ATMOSFEAR: Scientists Find Gas Wells Leak Methane at Rapid Clip
Authors of a new study published recently in Geophysical Research Letters found that the natural-gas industry is failing to prevent significant amounts of its product from escaping into the air every day. The leaks result in a loss of millions of dollars in potential profits and raise anew questions about the true environmental benefits that come from relying increasingly on gas as an energy source.
The researchers behind the study were seeking to find ways to more accurately assess the climate benefits of natural gas relative to other fossil fuels but, according to author Colm Sweeney, the findings are important even if you’re not interested in climate change.
“From an economic point of view, this is a huge loss,” Sweeney said.
The report, entitled “Methane emissions estimate from airborne measurements over a western United States natural gas field,” concerns the airspace spread over about 100 square miles of wells. The gas field is sited atop the Uintah Basin, which stretches west from roughly the Colorado border over rural Utah to the mountains just east of Salt Lake City.
On Feb. 3, 2012, scientists of the National Oceanic and Atmospheric Administration (NOAA) and the Cooperative Institute for Research in Environmental Sciences (CIRES) – both based in Boulder, Colo. – sent out a single-engine aircraft to fly over the wells. The Uintah Basin is a section of the Colorado Plateau, which spreads over 337,000 square kilometers centered around the Four Corners region, where Colorado, New Mexico, Arizona and Utah meet.
The researchers were surprised by what they found. According to their calculations, around 9 percent of the natural gas being produced per year in the basin is leaking into the air.
“The research method [we used] is new,” Sweeney said. “It is one of the first methods that actually uses direct measurements and essentially no assumptions.”
Taking into account wind speed and direction, temperature and other weather conditions, the team waited for a day with high sun, steady wind and no snow. They then sent the plane downwind over the field at what Sweeney called the “mixing height” in the atmosphere, or 1,000 feet, where they believe emissions are evenly distributed.
Sweeney explains that other methods proceed “bottom up.” The Environmental Protection Agency, for example, typically counts the number of wells and processing plants in an area and takes samples at each one. The new method, Sweeney says, is “top down,” where the samples are taken up in the air, where it’s possible to measure the total amount of methane coming from the field rather than trying to add up individual small-scale figures to find a projected result.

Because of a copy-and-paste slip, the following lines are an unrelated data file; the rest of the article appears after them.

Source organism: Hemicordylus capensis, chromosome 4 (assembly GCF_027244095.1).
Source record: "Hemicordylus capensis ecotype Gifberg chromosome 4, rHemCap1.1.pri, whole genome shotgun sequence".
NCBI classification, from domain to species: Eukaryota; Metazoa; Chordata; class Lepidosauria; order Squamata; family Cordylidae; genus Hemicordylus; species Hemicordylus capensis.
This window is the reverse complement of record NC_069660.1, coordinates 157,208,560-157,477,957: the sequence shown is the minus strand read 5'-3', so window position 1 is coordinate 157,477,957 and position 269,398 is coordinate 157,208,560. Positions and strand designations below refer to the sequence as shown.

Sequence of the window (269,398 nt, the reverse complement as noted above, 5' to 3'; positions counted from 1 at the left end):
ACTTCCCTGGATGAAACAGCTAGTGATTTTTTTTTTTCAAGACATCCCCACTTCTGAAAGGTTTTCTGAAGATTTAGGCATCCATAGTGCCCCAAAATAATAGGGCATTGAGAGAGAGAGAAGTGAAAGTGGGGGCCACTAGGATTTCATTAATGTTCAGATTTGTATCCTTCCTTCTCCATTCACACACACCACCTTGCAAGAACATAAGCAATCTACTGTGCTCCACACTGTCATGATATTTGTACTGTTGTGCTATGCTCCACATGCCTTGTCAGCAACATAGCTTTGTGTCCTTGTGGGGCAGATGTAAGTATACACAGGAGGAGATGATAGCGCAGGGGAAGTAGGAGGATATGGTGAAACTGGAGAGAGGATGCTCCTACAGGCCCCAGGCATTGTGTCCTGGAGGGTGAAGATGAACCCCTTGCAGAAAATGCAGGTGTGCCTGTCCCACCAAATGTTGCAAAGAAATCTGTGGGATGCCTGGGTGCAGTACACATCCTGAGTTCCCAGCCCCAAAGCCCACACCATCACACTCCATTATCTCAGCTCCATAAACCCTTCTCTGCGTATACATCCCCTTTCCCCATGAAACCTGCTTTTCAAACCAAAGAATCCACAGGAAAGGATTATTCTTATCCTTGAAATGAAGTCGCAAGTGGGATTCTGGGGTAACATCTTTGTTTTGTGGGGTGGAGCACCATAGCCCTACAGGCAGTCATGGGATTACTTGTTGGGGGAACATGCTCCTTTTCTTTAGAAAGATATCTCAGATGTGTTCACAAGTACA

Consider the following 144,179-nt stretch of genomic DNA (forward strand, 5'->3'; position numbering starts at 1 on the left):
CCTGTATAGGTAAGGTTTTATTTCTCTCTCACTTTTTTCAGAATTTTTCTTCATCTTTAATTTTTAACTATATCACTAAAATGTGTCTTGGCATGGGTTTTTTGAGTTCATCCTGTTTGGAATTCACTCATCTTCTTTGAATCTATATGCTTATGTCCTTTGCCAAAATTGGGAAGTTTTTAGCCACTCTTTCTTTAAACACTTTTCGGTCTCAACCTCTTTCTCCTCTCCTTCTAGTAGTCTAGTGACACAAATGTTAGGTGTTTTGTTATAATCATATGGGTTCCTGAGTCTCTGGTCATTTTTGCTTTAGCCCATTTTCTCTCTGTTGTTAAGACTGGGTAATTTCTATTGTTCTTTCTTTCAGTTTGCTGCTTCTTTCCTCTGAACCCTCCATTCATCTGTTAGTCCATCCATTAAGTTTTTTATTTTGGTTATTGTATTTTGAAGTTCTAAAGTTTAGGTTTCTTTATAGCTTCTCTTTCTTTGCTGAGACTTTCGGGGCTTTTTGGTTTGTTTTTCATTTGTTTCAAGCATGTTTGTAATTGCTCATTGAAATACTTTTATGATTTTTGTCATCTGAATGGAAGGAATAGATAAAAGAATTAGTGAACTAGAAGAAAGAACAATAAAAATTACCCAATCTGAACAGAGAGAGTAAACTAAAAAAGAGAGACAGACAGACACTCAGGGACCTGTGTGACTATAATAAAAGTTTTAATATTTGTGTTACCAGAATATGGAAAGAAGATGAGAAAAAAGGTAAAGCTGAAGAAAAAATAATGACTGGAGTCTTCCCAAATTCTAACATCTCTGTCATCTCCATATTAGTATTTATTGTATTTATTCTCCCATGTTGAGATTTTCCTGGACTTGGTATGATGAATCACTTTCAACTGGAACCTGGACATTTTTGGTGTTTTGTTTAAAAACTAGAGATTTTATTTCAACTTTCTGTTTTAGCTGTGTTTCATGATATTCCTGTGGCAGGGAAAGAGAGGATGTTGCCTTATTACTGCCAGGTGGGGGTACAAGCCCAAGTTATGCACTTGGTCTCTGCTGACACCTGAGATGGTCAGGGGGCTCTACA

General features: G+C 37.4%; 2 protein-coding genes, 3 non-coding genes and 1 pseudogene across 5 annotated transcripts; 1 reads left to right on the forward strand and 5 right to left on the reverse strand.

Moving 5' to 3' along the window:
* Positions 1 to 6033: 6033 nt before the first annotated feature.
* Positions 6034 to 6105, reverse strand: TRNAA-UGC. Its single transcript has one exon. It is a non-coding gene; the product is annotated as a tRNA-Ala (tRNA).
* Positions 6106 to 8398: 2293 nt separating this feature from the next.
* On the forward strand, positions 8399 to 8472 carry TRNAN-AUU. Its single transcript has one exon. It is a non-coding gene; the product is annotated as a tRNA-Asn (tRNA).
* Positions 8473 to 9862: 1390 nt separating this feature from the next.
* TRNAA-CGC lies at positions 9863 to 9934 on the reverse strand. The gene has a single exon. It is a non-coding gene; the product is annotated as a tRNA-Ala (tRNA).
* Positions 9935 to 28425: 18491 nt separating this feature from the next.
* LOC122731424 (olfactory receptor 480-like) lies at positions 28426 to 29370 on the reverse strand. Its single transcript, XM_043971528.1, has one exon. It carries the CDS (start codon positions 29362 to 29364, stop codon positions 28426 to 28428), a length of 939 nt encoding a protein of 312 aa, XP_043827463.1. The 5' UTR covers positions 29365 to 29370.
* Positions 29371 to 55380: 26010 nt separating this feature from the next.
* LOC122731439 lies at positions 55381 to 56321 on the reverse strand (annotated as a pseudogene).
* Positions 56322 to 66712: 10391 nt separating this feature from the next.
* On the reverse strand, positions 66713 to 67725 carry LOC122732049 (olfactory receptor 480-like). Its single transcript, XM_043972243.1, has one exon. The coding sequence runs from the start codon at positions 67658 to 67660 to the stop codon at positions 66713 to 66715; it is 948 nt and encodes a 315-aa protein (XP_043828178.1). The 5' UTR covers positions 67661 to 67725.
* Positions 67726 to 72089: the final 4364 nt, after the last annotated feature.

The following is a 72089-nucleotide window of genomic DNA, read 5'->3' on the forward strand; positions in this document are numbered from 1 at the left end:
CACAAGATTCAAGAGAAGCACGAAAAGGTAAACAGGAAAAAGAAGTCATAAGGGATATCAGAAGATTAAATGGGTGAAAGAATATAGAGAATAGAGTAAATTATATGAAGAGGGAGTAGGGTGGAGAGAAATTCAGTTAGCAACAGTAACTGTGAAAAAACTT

Sweeney says the new method lowers uncertainty. The researchers found a 68 percent chance that the methane-leak rate is between 6.2 percent and 11.7 percent of total production and a 95 percent chance that the leak rate falls between 3.5 percent and 14 percent.
This report also showed a high correlation between methane leaks and propane and butane leaks, all of which contribute to high ozone levels in the Uintah Basin region.
“This potentially will affect air quality,” Sweeney said, not just in Utah, but at gas fields and production sites across the country.
This year, Colorado is working up new emissions regulations, looking to guard against what have become debilitatingly high ozone levels for some of the residents of the Front Range. Mid-size cities there sit atop rich natural gas formations that have drawn armies of drillers over the last decade. Tens of thousands of wells have been struck outside population centers like Greeley, Loveland and Longmont. Clusters of storage tanks, iron tubes and generators dot the landscape everywhere, leaking hundreds of tons of gasses into the air, according to state regulators.
Natural gas is widely promoted as a clean-burning efficient fossil fuel, but that efficiency has been called into question before, and the new study is sure to fuel debate.
“We need to more carefully consider each of these [gas fields] and understand their emissions,” he said. “It may turn out that they’re not quite the savior that we thought they were.”
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